Lent can really get us asking questions about our spiritual health and finding honest answers about our relationship with Christ.
It can also help us find a new place to start spiritually or finding our niche to keep this up for the duration. I find that it's the test of endurance AFTER the six weeks of Lent that really measures my fitness level.
Let's be honest. I'm trying to find the endurance to keep plugging along in the third week of Lent, let alone the all out marathon that keeps on afterward.
I'm finding though, that spiritual health and growth are very prudent and necessary to my physical well being too.
Our parish priest graciously bought each family in our parish the book The Four Signs Of A Dynamic Catholic by Matthew Kelly. He has asked us to read it prayerfully over lent and he will expand on each chapter in his Sunday homily. (Have you read it yet? I highly recommend it.)
Last week I was struck by Matthew Kelly's words:
'One of the key indicators of spiritual health seems to be gratitude. When I am spiritually healthy I am grateful. But when I am not, even the smallest things drive me crazy. At those times I tend to be irritable, restless, and discontented.' (page 41)
Straight to the heart, "Ah-ha" moment!
How true! I have felt this so many times, but didn't always make the connection. When my heart is restless, I am irritable, (seemingly) nothing goes right and life is drudgery, I am guilty of being less grateful. I then made the connection that those times are also times when my prayer time isn't fulfilled or I just plain didn't make the time.
Matthew Kelly also frequently mentions in the book becoming the 'best-version-of-myself'. I love this term. When I am irritable, restless and discontented, I am not my best version of me. In fact, I get even more irritable and frustrated at myself that I am not.
This Lenten season I am trying to stay the course and follow through with what I set out to do. I am striving to match both my spiritual and physical exercise to build a better me. The best version of myself, if you will. I've done this before, but rarely have I been able to keep the physical and spiritual equally balanced. I find that the morning is the best time, most suitable time, to start my day in prayer. Most days I am also getting the exercise time in as well right away in the morning.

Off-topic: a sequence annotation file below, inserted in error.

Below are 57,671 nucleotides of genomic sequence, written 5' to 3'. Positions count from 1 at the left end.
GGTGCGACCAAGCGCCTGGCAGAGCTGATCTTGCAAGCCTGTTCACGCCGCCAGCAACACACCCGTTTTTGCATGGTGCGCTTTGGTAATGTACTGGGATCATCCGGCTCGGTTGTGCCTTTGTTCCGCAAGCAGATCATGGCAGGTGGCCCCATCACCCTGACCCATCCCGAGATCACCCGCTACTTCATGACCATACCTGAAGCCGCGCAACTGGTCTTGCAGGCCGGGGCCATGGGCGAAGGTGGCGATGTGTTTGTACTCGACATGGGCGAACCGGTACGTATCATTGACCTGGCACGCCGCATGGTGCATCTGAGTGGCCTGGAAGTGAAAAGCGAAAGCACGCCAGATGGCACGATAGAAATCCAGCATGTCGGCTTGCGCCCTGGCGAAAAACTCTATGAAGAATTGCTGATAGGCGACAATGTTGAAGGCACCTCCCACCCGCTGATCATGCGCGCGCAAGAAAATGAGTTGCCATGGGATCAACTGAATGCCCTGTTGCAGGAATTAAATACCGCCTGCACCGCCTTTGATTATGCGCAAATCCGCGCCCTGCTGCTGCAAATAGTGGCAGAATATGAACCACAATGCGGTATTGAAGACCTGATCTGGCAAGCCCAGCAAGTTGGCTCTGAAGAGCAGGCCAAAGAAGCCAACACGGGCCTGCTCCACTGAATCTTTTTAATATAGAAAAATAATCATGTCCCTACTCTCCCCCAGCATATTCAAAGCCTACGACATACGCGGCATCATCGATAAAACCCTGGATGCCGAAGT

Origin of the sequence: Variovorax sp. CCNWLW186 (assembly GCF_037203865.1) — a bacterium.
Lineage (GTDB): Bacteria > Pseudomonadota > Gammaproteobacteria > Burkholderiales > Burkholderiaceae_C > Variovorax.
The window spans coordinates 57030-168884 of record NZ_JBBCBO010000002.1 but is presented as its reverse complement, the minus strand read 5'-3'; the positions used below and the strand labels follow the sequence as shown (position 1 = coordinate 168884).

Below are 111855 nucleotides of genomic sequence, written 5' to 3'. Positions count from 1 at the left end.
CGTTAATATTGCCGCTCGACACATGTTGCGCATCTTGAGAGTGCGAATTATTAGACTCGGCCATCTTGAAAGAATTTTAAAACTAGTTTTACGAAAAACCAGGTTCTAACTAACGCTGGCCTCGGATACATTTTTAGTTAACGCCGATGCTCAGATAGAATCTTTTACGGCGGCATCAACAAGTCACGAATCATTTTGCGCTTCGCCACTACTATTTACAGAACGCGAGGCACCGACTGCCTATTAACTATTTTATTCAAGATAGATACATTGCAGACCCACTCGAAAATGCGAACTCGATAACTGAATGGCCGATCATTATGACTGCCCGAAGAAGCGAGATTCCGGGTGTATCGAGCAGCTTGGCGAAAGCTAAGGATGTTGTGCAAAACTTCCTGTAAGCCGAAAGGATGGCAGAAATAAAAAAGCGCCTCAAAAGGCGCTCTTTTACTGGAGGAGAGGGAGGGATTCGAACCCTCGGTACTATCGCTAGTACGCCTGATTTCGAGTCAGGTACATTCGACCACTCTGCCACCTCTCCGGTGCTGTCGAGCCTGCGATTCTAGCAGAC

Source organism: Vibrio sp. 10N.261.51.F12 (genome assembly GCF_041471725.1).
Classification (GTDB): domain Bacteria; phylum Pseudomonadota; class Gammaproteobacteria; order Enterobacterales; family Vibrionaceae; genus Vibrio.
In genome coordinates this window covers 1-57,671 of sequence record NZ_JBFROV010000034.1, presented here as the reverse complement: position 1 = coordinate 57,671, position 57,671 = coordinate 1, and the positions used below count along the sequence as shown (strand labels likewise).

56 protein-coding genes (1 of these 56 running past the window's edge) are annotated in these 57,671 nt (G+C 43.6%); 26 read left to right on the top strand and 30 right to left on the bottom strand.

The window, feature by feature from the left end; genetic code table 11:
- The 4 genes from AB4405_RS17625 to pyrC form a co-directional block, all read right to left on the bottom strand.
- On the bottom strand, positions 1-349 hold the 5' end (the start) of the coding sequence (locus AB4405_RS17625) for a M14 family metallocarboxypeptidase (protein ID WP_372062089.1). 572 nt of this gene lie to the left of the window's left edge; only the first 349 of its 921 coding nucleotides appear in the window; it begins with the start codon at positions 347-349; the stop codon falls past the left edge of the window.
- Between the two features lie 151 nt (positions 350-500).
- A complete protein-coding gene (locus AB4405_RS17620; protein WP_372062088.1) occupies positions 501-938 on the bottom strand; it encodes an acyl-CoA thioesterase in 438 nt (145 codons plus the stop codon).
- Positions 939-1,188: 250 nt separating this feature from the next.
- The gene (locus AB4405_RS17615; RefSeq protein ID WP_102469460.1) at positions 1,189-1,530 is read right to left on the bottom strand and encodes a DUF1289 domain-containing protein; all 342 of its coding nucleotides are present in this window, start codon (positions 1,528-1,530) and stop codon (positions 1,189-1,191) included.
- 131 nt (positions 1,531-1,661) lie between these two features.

Can I tell you how much better my days are going even when they are less than ideal? How much more gratitude is in my heart and contentment even in the midst of trial?
I have often equated spiritual fitness and physical fitness as two separate entities. Over these last six+ months of my being physically fit and in shape, I have started to see how closely intertwined the two really are.
'To run the race of Catholic motherhood, we need to strengthen ourselves emotionally, mentally, physically, and spiritually. Part of this means building our stamina through fitness, exercise, good nutrition, and proper sleep.' (A Book of Saints for Catholic Moms by Lisa Hendey, page 41)
I can attest to all of this and I know what a difference it has made for me. And what a difference it made in my thinking when I realized how all aspects fit together.
As I strive to keep on getting more spiritually healthy, I hope that it will also give me the endurance for my physical fitness goals as well.
(You have no idea how many prayers I'm praying when I try to bust my butt and run just a little further when I hop on that treadmill!)
This Lent is a season of journeying. Let my Lenten practices continue as I run the marathon of life toward becoming the best-version-of-myself that God created me to be.